"Thinking is my profession," says Dr. Glenn Simmons, Assistant Professor at the University of Minnesota Medical School. Dr. Simmons began his scientific career here at Moffitt Cancer Center back in May of 2003 when he joined the LINK program. The Leaders In New Knowledge (LINK) program was created to increase and retain minorities in science and create links between established scientists and aspiring scientists. With over 50 LINK participants, the program made a lasting impact which is evident in researchers like Dr. Simmons. "Being involved in the research enterprise at such an early stage gave me an idea of what research really takes," said Dr. Simmons.
Dr. Simmons’ lab at UM focuses on cancer biology, investigating the role lipids play in the tumor microenvironment. Their long-term goal is that their research will lead to new clinical trials that look at ways of modulating the immune response so that they can improve the standard of care for various types of cancers. Since late April however, his lab has been delving into COVID-19.
"My lab also has a health disparities focus so I was concerned very early on about what would happen if the testing for COVID was being implemented in a way that was going to inherently have some bias," said Dr. Simmons.
His lab developed a model that can determine the approximate number of people in the community that is infected with COVID who are not being accounted for by the clinics. This could lead to the unknowing spread of the disease.
According to Dr. Simmons, there are multiple reasons these people may be missed. "You have to pay for the test, you have to get to a certain place to have the test done, and the people who are administering the test have to agree that you need to be tested based on whatever protocol that they’re following or whatever inherent biases they may have." Dr. Simmons’ model is now being employed across 44 different cities in Minnesota.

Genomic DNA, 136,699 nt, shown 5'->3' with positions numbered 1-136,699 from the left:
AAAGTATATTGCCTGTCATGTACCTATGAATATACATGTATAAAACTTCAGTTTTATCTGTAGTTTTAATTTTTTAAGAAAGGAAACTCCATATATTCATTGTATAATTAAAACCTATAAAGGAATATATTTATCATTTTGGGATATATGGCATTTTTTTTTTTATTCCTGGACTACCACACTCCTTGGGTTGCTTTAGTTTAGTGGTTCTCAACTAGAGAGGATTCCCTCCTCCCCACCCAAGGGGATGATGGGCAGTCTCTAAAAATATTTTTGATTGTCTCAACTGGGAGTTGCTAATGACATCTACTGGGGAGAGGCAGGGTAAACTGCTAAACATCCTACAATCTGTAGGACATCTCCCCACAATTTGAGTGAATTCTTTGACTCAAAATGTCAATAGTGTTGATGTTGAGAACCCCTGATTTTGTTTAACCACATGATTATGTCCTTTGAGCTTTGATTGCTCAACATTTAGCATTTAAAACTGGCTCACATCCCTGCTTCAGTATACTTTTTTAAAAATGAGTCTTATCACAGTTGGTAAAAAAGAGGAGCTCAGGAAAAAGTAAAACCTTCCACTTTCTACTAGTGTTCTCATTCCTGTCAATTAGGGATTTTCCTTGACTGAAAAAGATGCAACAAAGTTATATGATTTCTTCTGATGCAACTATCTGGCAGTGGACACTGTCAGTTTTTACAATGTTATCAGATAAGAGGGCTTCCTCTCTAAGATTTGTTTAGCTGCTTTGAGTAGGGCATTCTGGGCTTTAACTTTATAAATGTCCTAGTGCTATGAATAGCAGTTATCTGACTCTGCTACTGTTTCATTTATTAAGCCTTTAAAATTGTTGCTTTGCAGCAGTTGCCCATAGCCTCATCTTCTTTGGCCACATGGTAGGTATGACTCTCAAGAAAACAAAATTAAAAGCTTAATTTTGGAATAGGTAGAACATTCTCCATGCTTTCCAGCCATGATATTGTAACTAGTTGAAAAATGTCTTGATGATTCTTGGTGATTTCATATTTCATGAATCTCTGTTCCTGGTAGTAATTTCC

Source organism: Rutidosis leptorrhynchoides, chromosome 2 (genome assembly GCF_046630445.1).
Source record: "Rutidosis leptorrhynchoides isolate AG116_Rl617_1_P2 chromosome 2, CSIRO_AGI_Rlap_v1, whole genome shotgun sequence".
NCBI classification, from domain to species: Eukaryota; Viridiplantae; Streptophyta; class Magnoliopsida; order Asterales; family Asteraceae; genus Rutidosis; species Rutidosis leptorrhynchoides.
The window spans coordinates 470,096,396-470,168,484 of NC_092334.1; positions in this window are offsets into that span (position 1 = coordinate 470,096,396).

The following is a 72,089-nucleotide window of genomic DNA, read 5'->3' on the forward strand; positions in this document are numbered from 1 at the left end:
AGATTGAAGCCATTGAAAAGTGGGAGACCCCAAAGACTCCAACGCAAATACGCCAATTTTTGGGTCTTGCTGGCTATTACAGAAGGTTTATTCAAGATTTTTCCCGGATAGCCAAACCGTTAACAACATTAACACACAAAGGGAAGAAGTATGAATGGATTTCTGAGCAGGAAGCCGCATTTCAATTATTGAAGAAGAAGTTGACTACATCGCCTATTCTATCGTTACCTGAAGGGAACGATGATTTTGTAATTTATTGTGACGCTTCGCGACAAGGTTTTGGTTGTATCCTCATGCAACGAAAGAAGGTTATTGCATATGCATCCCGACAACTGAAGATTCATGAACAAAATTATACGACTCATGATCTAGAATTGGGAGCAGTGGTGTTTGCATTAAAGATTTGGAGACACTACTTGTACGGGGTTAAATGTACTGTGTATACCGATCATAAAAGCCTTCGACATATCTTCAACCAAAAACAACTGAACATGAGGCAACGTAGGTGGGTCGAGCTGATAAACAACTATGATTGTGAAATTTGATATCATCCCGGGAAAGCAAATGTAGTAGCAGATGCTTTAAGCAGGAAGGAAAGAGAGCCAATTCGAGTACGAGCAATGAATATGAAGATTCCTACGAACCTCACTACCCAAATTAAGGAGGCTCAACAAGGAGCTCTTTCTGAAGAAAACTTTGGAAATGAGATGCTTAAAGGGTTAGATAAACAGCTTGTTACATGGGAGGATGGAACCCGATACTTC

Dr. Simmons recently received his first mentorship award, nominated by one of his student trainees for mentor of the year. Winning the award was important to him as he states, "I feel like the reason I made it to where I am is because I had a research mentor like Dr. Scott Antonia and a postdoc that was directly supervising my work, Dr. Terry Hunter. Dr. Hunter was super nurturing of the fact that I had no idea what I was doing, and she helped me understand that with a little more focus everything else will make sense."
When asked what skills he developed during his time at Moffitt that are now important for him as a faculty member, Dr. Simmons said two skills, in particular, aided him. Getting comfortable with failure and having multiple opportunities to discuss his research with junior and senior faculty. Being able to present his research confidently was a major benefit and Moffitt was a big part of helping to shape that aspect of his development as a scientist.
Lastly, Dr. Simmons had some words of advice for trainees, "Sometimes we get into an echo chamber - we want things to reaffirm what we already think. Sometimes that’s good and a lot of times it’s really bad. Accept that all realities are true at the same time and therefore find both sides of an argument. Listen to both pros and cons and then ask yourself, how do you want to live your life? Spend enough time with yourself to find out who you really are and who you want to be."